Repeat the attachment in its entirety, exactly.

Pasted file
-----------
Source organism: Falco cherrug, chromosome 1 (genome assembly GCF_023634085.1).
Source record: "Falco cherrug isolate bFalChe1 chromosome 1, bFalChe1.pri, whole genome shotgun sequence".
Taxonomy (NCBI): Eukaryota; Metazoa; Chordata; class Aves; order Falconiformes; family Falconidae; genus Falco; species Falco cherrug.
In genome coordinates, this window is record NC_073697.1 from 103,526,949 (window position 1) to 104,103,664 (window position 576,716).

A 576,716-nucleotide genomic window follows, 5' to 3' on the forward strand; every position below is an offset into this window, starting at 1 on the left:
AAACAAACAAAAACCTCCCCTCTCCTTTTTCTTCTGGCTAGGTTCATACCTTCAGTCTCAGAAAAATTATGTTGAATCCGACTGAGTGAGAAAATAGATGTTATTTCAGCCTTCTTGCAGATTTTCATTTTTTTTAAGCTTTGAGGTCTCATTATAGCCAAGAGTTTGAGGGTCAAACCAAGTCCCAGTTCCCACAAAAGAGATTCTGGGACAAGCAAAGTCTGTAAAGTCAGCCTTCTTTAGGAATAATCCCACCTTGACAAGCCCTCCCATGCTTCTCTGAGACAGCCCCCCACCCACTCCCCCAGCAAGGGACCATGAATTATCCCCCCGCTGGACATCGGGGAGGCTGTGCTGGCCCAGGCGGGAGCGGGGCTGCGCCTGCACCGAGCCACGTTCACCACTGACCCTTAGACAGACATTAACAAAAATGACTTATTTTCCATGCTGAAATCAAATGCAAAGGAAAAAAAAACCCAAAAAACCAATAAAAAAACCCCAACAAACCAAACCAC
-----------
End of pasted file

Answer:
Source organism: Falco cherrug, chromosome 1 (genome assembly GCF_023634085.1).
Source record: "Falco cherrug isolate bFalChe1 chromosome 1, bFalChe1.pri, whole genome shotgun sequence".
Taxonomy (NCBI): Eukaryota; Metazoa; Chordata; class Aves; order Falconiformes; family Falconidae; genus Falco; species Falco cherrug.
In genome coordinates, this window is record NC_073697.1 from 103,526,949 (window position 1) to 104,103,664 (window position 576,716).

A 576,716-nucleotide genomic window follows, 5' to 3' on the forward strand; every position below is an offset into this window, starting at 1 on the left:
AAACAAACAAAAACCTCCCCTCTCCTTTTTCTTCTGGCTAGGTTCATACCTTCAGTCTCAGAAAAATTATGTTGAATCCGACTGAGTGAGAAAATAGATGTTATTTCAGCCTTCTTGCAGATTTTCATTTTTTTTAAGCTTTGAGGTCTCATTATAGCCAAGAGTTTGAGGGTCAAACCAAGTCCCAGTTCCCACAAAAGAGATTCTGGGACAAGCAAAGTCTGTAAAGTCAGCCTTCTTTAGGAATAATCCCACCTTGACAAGCCCTCCCATGCTTCTCTGAGACAGCCCCCCACCCACTCCCCCAGCAAGGGACCATGAATTATCCCCCCGCTGGACATCGGGGAGGCTGTGCTGGCCCAGGCGGGAGCGGGGCTGCGCCTGCACCGAGCCACGTTCACCACTGACCCTTAGACAGACATTAACAAAAATGACTTATTTTCCATGCTGAAATCAAATGCAAAGGAAAAAAAAACCCAAAAAACCAATAAAAAAACCCCAACAAACCAAACCAC